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St. Patrick’s Day has always been a revered holiday in my family. A couple of years ago I wrote a post for R&T called “Saints, Storytellers and Sui Generis” discussing the significance of St. Patrick and Celtic spirituality. This year I decided I couldn’t let the day pass without posting something again to honor this special day.
Ireland has contributed numerous artists to the rock world including: Van Morrison, Hothouse Flowers, Sinéad O’Connor, Thin Lizzy, The Boomtown Rats, The Undertones, Moving Hearts, Bob Geldof, The Cranberries, Snow Patrol, U2, Ash, Therapy and The Frames. But when people ask me who my favorite guitarists are I always mention an Irishman. No, I’m not talking about U2’s The Edge, although he’s also one of my favorites. I’m referring to Rory Gallagher, an Irish blues rock guitarist. He was one of the best. As a child he was influenced by Woody Guthrie and Leadbelly. Eventually, he formed a successful band called Taste and after their disbandment, went on to an acclaimed solo career. Gallagher was esteemed by blues guitar purists who saw his raw talent and passion for the music. He never used virtuosity for its own sake, but rather, remained true to the blues. It was rumored that the Rolling Stones asked Gallagher to replace Mick Taylor but he refused because he thought it would compromise his music.
Sadly, he died in 1995 from an infection caught after a liver transplant. Still, he left a legacy. Bono called him “one of the top 10 guitar players of all time.” (Rolling Stone, Aug.10, 1995, 32) Gary Moore said, “He was so raw and free and wild in the way he played, and that spirit was never tamed.” (Ibid.) This month’s issue of Guitar Magazine has a short tribute to Gallagher noting his incredible guitar playing, prolific songwriting, dedication to the craft, emotionally charged performances, and relentless touring. Every year, at the beginning of June the town of Ballyshannon in county Donegal, Ireland hosts the “Rory Gallagher International Tribute Festival” featuring various rock and blues bands.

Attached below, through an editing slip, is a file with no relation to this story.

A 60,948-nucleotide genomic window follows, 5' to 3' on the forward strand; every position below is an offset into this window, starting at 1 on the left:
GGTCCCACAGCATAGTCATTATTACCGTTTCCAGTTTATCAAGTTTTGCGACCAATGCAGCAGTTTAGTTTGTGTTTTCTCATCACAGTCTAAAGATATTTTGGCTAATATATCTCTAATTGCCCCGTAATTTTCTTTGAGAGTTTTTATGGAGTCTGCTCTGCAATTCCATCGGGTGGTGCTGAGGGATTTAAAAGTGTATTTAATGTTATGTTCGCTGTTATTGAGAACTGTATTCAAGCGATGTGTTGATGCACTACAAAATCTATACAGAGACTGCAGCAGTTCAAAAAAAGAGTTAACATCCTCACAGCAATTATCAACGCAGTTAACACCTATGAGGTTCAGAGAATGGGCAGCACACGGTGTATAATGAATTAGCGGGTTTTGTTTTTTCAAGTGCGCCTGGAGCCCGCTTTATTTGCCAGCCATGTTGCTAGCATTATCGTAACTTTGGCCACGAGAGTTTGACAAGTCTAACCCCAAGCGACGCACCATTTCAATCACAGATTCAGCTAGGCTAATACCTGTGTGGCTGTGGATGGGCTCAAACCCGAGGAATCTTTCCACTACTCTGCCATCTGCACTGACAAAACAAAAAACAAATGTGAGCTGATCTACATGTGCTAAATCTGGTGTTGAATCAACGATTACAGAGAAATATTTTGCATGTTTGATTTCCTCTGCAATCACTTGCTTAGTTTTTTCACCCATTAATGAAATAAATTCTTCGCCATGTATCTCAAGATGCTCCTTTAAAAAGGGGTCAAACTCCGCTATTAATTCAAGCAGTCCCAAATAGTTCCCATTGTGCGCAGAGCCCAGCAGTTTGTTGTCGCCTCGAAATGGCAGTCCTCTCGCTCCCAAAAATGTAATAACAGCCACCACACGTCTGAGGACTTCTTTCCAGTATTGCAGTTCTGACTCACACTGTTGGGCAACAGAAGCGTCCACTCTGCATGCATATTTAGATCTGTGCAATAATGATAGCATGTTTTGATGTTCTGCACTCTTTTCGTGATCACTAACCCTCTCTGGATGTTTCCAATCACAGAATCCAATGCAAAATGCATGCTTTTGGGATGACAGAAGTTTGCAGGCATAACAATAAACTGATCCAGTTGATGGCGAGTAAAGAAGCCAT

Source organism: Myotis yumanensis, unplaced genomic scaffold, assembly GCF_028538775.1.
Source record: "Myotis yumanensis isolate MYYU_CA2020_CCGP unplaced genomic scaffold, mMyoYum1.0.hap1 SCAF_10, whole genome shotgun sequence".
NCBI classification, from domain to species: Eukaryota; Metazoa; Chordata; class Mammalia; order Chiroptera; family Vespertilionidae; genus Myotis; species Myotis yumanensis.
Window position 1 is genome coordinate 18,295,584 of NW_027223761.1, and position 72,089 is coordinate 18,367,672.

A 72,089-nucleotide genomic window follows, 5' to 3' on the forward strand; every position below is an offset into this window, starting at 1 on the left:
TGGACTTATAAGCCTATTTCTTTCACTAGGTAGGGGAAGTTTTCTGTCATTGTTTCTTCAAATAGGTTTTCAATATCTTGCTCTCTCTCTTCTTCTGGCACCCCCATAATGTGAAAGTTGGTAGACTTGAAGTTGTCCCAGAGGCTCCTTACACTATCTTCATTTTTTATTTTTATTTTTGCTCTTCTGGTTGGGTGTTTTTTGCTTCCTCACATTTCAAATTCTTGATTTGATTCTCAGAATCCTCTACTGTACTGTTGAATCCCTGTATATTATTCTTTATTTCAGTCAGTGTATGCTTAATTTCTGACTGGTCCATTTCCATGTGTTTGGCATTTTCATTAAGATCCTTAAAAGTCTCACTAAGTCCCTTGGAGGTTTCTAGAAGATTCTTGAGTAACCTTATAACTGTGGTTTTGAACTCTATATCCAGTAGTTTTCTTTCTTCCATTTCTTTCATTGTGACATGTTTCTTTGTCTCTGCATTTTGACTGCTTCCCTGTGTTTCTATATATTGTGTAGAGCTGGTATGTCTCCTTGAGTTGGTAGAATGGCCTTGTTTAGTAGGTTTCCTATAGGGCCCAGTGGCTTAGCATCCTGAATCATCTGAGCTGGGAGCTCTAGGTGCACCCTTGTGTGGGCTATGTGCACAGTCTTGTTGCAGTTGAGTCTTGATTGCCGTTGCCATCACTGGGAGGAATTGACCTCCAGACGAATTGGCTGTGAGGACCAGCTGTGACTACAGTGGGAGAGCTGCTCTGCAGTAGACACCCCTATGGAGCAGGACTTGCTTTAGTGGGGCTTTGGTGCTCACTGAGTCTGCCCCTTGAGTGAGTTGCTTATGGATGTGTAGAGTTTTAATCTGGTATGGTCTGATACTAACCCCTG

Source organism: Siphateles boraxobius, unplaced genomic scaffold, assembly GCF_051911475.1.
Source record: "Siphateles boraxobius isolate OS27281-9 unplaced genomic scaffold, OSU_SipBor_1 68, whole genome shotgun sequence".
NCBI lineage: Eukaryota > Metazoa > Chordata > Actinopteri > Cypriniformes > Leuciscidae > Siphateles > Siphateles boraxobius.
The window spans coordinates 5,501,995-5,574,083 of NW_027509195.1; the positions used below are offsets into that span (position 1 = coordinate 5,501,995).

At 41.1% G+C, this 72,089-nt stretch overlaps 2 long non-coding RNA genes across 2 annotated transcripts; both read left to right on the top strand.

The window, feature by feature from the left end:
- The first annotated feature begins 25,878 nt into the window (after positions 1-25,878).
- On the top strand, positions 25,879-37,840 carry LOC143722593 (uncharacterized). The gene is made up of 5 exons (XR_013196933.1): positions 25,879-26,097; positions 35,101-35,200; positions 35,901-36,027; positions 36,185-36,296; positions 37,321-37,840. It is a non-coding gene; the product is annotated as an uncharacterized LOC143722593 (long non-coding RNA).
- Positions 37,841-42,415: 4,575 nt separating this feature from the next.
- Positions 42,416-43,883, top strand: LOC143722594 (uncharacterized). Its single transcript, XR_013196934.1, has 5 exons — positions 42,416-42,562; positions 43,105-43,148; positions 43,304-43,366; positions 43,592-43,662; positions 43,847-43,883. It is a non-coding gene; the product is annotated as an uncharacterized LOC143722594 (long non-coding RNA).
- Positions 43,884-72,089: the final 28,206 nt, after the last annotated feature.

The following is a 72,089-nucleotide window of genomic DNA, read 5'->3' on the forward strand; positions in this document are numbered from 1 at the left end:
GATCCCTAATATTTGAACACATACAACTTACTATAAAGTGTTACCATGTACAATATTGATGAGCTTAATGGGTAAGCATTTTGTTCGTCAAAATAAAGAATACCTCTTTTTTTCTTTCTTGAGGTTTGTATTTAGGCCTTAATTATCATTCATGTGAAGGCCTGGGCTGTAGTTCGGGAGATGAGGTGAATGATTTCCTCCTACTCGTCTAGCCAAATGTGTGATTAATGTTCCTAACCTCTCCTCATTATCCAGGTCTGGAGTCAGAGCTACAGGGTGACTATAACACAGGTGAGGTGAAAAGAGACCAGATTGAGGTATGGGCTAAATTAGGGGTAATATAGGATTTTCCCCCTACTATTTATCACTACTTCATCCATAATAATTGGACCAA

Below is my favorite video of Gallagher. I’ve posted it a couple times before on R&T so if you’ve seen it before … I’m not going to apologize. I love this video. It captures the essence of this great Irish guitarist.
Posted in: Christianity,Fandom,General,Musical Performance by Tom Beaudoin on March 16, 2012
Hello to R&T readers from South by Southwest, the well-known “indie” music (and film, and technology, fashion, comedy, and art) festival in Austin, Texas. I am here for four days of the “music” part, although there is still plenty of the rest on offer. There are well over 2000 bands playing from early afternoon until the early morning hours, a startling amount of whom are in the first stages of their careers. There are also some more established groups, and a major act here and there. You can see the list of bands here. Dave Nantais, a Rock and Theology contributor, went a few years ago, and wrote about it here.